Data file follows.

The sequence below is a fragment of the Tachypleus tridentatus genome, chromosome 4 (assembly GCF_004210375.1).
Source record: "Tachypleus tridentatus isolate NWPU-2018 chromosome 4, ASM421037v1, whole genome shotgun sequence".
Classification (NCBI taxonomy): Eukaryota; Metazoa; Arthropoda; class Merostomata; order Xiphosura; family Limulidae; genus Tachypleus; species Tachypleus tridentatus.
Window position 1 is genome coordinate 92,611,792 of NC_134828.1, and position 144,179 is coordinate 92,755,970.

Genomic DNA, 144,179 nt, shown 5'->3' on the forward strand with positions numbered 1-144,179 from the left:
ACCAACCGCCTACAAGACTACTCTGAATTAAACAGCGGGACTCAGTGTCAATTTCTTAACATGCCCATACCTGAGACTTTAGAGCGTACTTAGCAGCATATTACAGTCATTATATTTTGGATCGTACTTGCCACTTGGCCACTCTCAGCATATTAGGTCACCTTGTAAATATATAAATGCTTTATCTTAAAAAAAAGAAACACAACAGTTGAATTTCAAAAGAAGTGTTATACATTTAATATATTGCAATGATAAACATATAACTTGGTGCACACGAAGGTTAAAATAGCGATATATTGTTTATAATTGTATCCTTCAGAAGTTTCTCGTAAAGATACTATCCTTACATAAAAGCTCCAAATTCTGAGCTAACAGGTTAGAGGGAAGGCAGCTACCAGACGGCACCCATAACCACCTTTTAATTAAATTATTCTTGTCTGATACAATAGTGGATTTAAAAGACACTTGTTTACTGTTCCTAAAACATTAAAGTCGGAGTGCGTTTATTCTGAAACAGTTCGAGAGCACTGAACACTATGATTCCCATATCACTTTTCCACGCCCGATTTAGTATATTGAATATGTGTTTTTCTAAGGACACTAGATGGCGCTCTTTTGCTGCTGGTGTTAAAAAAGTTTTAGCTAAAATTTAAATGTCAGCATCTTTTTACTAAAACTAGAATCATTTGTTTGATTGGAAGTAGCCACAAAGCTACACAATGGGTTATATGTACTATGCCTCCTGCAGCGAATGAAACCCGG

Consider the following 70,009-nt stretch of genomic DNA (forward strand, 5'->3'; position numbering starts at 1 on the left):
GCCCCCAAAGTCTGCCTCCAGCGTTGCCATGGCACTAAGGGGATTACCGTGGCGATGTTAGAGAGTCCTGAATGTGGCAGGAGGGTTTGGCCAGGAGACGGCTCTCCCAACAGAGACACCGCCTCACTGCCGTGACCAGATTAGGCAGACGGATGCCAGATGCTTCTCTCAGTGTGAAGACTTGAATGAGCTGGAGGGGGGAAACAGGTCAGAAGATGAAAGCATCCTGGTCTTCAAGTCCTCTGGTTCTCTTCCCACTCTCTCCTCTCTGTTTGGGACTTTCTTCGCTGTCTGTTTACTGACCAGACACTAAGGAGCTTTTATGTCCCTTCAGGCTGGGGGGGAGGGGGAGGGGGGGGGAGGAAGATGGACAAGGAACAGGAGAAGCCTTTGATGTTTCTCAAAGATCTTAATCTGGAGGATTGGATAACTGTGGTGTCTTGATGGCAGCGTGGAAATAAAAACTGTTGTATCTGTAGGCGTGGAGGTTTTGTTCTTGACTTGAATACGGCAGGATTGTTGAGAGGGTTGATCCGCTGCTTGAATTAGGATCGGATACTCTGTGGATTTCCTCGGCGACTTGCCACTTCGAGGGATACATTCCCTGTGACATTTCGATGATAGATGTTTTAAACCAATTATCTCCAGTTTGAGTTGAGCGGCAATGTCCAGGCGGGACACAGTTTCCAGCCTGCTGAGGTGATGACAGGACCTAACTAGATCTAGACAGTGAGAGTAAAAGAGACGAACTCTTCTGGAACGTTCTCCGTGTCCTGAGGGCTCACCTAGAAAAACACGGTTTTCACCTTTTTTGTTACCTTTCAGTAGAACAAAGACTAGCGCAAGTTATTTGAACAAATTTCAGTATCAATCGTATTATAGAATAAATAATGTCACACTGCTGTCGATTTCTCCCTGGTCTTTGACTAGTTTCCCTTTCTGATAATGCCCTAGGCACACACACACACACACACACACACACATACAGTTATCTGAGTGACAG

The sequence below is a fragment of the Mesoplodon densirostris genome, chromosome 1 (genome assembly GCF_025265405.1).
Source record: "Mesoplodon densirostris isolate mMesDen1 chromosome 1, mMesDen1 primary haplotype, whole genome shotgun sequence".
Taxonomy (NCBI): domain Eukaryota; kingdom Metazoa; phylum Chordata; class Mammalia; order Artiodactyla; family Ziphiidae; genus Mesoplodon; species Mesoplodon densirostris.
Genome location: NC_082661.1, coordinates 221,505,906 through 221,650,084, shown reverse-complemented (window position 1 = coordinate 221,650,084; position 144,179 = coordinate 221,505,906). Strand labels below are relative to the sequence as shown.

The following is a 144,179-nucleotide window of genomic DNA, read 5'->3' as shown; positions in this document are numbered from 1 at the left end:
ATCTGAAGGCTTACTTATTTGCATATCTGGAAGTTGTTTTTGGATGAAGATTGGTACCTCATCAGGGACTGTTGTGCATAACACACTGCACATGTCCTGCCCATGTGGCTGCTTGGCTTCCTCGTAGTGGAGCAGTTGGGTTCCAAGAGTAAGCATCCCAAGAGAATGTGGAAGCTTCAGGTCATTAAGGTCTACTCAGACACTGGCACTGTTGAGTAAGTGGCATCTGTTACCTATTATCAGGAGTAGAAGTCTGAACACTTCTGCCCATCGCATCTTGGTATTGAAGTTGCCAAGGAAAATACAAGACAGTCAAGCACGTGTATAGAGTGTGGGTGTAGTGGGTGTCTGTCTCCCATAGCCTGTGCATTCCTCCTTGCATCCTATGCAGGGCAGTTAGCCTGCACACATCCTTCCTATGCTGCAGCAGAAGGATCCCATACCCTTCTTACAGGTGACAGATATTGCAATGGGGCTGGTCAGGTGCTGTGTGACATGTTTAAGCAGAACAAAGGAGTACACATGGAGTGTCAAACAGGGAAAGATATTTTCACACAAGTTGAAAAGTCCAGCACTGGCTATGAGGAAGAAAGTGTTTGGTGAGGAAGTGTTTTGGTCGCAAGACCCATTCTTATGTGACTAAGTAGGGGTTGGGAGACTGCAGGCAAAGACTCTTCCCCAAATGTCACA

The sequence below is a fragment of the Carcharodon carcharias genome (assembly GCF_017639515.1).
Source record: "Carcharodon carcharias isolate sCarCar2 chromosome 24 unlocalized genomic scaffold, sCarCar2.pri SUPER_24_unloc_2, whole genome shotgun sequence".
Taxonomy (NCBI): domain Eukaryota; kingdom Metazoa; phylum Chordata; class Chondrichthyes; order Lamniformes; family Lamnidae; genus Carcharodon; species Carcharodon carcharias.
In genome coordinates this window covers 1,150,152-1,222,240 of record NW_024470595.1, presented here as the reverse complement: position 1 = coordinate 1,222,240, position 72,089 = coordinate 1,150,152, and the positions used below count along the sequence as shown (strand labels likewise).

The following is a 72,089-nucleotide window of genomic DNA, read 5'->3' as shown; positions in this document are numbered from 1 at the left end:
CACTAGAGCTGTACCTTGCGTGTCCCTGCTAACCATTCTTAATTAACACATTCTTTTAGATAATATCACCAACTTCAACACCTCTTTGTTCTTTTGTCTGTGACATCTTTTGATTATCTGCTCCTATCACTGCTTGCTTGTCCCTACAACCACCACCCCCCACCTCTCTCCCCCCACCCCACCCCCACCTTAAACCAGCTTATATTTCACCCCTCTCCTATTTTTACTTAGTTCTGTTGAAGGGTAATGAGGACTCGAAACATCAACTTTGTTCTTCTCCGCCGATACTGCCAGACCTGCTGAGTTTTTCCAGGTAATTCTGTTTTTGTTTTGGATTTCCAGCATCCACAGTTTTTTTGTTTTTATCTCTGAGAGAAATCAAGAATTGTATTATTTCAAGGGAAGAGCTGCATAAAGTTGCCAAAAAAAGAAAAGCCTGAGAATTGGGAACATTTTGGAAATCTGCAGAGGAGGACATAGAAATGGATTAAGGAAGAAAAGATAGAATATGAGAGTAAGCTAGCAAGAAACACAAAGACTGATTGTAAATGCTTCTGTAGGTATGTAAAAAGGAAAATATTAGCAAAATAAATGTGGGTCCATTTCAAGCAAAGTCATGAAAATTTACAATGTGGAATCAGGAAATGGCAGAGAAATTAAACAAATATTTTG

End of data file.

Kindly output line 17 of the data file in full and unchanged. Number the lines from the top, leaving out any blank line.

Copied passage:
Taxonomy (NCBI): domain Eukaryota; kingdom Metazoa; phylum Chordata; class Chondrichthyes; order Lamniformes; family Lamnidae; genus Carcharodon; species Carcharodon carcharias.